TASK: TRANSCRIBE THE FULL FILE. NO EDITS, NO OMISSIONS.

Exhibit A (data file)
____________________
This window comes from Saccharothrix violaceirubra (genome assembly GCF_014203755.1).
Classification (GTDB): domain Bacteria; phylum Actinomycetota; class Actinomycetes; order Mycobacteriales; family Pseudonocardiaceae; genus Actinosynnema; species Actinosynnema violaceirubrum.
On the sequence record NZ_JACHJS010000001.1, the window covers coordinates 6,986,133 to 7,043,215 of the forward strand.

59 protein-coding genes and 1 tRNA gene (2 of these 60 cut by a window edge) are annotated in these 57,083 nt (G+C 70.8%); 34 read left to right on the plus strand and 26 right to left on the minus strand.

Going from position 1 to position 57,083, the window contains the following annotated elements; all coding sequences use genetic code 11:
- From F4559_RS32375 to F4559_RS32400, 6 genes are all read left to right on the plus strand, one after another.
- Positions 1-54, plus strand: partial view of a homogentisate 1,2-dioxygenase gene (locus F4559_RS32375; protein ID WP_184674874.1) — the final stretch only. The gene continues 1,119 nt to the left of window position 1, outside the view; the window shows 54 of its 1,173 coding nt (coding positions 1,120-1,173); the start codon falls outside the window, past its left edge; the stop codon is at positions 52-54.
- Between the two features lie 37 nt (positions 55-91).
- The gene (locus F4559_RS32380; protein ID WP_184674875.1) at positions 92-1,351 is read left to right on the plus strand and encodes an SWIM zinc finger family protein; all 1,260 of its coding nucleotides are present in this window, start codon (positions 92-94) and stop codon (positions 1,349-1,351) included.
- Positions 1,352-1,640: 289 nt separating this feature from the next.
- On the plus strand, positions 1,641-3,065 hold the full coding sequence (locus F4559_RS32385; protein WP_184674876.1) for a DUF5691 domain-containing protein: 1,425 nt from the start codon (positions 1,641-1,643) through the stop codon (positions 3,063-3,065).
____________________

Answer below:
This window comes from Saccharothrix violaceirubra (genome assembly GCF_014203755.1).
Classification (GTDB): domain Bacteria; phylum Actinomycetota; class Actinomycetes; order Mycobacteriales; family Pseudonocardiaceae; genus Actinosynnema; species Actinosynnema violaceirubrum.
On the sequence record NZ_JACHJS010000001.1, the window covers coordinates 6,986,133 to 7,043,215 of the forward strand.

59 protein-coding genes and 1 tRNA gene (2 of these 60 cut by a window edge) are annotated in these 57,083 nt (G+C 70.8%); 34 read left to right on the plus strand and 26 right to left on the minus strand.

Going from position 1 to position 57,083, the window contains the following annotated elements; all coding sequences use genetic code 11:
- From F4559_RS32375 to F4559_RS32400, 6 genes are all read left to right on the plus strand, one after another.
- Positions 1-54, plus strand: partial view of a homogentisate 1,2-dioxygenase gene (locus F4559_RS32375; protein ID WP_184674874.1) — the final stretch only. The gene continues 1,119 nt to the left of window position 1, outside the view; the window shows 54 of its 1,173 coding nt (coding positions 1,120-1,173); the start codon falls outside the window, past its left edge; the stop codon is at positions 52-54.
- Between the two features lie 37 nt (positions 55-91).
- The gene (locus F4559_RS32380; protein ID WP_184674875.1) at positions 92-1,351 is read left to right on the plus strand and encodes an SWIM zinc finger family protein; all 1,260 of its coding nucleotides are present in this window, start codon (positions 92-94) and stop codon (positions 1,349-1,351) included.
- Positions 1,352-1,640: 289 nt separating this feature from the next.
- On the plus strand, positions 1,641-3,065 hold the full coding sequence (locus F4559_RS32385; protein WP_184674876.1) for a DUF5691 domain-containing protein: 1,425 nt from the start codon (positions 1,641-1,643) through the stop codon (positions 3,063-3,065).